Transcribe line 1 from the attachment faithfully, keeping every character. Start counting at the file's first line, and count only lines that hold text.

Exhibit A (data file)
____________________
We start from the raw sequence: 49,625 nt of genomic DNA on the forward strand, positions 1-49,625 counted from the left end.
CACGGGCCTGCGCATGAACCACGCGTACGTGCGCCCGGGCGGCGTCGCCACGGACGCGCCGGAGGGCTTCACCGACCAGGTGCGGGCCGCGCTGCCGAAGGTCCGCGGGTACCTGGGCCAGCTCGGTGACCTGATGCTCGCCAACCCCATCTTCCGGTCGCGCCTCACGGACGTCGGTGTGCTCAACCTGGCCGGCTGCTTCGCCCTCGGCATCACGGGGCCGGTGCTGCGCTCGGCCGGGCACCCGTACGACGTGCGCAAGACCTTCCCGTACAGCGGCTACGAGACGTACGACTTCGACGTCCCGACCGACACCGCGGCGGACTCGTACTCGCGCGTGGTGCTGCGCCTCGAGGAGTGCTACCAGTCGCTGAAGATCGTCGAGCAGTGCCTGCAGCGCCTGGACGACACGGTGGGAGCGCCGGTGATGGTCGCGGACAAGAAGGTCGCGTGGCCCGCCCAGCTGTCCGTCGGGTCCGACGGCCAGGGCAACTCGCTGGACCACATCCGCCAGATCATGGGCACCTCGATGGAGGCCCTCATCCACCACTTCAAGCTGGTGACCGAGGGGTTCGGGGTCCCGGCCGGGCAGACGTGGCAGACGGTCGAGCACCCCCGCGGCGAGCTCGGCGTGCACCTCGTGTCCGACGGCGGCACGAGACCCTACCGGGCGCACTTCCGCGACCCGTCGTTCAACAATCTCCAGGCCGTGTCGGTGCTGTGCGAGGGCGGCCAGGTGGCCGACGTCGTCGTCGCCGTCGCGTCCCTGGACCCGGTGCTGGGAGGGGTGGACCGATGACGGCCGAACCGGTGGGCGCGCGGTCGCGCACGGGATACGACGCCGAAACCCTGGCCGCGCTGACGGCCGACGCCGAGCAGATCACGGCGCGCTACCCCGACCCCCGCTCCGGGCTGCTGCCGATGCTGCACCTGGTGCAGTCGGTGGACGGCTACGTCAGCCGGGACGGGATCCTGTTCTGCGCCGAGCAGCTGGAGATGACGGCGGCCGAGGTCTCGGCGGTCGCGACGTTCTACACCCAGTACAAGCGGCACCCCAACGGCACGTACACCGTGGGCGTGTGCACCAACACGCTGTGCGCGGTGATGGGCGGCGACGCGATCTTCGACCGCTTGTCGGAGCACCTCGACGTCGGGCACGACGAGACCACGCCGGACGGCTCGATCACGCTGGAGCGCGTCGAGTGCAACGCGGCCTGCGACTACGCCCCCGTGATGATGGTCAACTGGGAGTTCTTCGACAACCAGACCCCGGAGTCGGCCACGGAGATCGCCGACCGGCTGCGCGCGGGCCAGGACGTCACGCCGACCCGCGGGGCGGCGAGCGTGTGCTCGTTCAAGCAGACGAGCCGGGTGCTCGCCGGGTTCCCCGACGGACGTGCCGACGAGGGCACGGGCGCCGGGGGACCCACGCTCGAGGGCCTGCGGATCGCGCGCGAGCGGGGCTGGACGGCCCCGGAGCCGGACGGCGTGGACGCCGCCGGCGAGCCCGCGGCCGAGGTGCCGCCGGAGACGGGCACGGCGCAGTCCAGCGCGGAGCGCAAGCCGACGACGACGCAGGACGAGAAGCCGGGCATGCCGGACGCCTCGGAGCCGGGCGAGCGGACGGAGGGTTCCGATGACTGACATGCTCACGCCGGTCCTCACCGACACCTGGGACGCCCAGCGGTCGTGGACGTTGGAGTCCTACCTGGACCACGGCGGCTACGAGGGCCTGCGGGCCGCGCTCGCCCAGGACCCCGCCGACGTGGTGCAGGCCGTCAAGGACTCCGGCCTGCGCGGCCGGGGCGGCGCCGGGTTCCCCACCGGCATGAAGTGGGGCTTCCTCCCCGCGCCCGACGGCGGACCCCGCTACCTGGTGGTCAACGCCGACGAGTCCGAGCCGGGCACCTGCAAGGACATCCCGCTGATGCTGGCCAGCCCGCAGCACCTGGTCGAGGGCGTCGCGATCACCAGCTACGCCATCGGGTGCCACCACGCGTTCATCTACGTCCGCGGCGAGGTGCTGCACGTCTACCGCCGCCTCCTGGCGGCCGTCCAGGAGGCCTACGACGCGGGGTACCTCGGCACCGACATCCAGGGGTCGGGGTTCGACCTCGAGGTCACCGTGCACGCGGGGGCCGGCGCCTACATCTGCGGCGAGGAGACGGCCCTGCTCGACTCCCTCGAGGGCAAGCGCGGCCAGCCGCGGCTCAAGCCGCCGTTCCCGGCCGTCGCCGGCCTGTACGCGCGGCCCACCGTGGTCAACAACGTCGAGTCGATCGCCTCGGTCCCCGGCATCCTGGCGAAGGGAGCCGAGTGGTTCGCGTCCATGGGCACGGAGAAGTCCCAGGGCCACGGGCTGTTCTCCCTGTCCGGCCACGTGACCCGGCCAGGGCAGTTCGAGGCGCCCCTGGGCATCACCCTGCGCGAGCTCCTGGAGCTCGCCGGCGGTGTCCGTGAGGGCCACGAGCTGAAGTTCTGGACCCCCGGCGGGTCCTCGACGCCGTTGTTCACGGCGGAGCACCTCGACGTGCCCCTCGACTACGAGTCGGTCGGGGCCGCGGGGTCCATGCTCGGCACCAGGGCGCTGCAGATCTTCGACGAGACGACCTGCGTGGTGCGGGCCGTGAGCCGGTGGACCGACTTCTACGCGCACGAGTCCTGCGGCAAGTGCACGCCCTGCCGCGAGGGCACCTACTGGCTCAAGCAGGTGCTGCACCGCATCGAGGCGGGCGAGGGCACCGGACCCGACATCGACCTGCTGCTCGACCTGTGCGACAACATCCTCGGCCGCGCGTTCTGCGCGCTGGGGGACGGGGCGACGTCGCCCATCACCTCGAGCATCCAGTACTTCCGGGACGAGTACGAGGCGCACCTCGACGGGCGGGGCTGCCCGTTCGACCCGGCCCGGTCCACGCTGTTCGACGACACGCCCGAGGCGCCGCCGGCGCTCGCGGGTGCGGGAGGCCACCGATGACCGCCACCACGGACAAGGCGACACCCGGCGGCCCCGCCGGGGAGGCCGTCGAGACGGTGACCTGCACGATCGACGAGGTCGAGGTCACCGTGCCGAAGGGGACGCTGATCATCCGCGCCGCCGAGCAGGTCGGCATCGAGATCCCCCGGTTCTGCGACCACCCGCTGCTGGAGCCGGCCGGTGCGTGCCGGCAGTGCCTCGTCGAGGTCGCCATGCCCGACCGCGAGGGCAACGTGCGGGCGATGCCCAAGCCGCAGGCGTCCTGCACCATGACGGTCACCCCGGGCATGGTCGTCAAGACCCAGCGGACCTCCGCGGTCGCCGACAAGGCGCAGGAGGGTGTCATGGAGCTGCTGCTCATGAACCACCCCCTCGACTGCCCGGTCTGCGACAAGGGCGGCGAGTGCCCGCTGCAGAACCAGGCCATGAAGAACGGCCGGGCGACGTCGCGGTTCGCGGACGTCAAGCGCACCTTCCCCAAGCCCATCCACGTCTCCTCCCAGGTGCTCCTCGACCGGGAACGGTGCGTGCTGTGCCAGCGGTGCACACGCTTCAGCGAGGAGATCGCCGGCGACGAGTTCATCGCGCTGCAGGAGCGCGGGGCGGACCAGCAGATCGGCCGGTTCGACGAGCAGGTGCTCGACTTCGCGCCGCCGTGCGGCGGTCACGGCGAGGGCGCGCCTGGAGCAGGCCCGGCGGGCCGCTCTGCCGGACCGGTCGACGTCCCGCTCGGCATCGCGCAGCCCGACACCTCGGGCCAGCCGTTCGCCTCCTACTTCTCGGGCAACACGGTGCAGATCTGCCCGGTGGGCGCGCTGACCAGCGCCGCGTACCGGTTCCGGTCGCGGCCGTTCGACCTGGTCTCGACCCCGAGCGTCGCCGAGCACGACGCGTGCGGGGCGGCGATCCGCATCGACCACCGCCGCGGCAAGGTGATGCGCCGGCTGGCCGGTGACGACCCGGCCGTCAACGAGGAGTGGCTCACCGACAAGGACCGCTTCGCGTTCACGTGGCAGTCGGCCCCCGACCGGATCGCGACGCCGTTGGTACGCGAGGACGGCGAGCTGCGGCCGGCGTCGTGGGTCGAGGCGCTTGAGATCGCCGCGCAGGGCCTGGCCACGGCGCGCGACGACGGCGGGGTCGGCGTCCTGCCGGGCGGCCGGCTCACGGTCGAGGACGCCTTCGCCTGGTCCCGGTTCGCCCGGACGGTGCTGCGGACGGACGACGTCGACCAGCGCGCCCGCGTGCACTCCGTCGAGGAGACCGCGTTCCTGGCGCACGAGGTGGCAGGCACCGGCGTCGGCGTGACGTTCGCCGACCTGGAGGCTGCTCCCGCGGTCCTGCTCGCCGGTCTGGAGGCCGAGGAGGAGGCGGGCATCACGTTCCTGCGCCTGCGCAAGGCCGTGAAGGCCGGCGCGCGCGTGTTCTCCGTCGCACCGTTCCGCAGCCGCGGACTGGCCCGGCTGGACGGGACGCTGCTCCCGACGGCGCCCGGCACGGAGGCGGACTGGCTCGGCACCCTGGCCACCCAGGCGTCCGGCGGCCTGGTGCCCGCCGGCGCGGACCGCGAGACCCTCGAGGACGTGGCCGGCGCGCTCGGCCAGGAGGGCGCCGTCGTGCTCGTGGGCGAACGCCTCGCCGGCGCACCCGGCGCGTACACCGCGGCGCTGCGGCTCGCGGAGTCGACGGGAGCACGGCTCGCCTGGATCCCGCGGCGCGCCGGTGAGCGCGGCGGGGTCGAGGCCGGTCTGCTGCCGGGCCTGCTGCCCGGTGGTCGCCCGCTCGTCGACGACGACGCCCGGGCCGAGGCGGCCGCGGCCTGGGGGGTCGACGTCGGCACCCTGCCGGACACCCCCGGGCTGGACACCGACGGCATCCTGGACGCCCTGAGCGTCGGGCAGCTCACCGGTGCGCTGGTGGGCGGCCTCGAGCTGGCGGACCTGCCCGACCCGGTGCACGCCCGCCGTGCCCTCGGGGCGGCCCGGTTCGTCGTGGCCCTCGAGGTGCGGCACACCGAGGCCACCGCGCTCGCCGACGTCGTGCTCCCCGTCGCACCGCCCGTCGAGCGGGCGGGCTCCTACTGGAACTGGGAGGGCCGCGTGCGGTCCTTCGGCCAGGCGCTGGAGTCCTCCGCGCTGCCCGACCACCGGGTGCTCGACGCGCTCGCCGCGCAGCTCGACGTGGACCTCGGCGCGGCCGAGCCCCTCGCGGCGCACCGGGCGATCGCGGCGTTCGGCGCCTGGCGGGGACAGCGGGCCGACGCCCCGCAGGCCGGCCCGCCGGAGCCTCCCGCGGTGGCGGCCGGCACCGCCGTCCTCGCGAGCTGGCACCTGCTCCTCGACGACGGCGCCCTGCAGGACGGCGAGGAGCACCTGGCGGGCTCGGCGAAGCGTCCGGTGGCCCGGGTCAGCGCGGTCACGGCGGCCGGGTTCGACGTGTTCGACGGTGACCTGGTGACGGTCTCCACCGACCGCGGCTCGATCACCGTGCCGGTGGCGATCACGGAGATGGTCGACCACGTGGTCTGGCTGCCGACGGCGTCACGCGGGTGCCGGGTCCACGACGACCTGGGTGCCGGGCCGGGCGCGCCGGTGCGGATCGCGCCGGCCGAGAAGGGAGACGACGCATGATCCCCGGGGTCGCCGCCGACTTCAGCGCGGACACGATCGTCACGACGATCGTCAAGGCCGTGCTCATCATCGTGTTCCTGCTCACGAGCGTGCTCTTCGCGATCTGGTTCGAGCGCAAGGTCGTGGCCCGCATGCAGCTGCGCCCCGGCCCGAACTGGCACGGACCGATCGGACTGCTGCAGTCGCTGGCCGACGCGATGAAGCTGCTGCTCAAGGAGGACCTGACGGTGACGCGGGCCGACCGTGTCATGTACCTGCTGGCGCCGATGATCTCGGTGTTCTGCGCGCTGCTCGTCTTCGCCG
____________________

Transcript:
We start from the raw sequence: 49,625 nt of genomic DNA on the forward strand, positions 1-49,625 counted from the left end.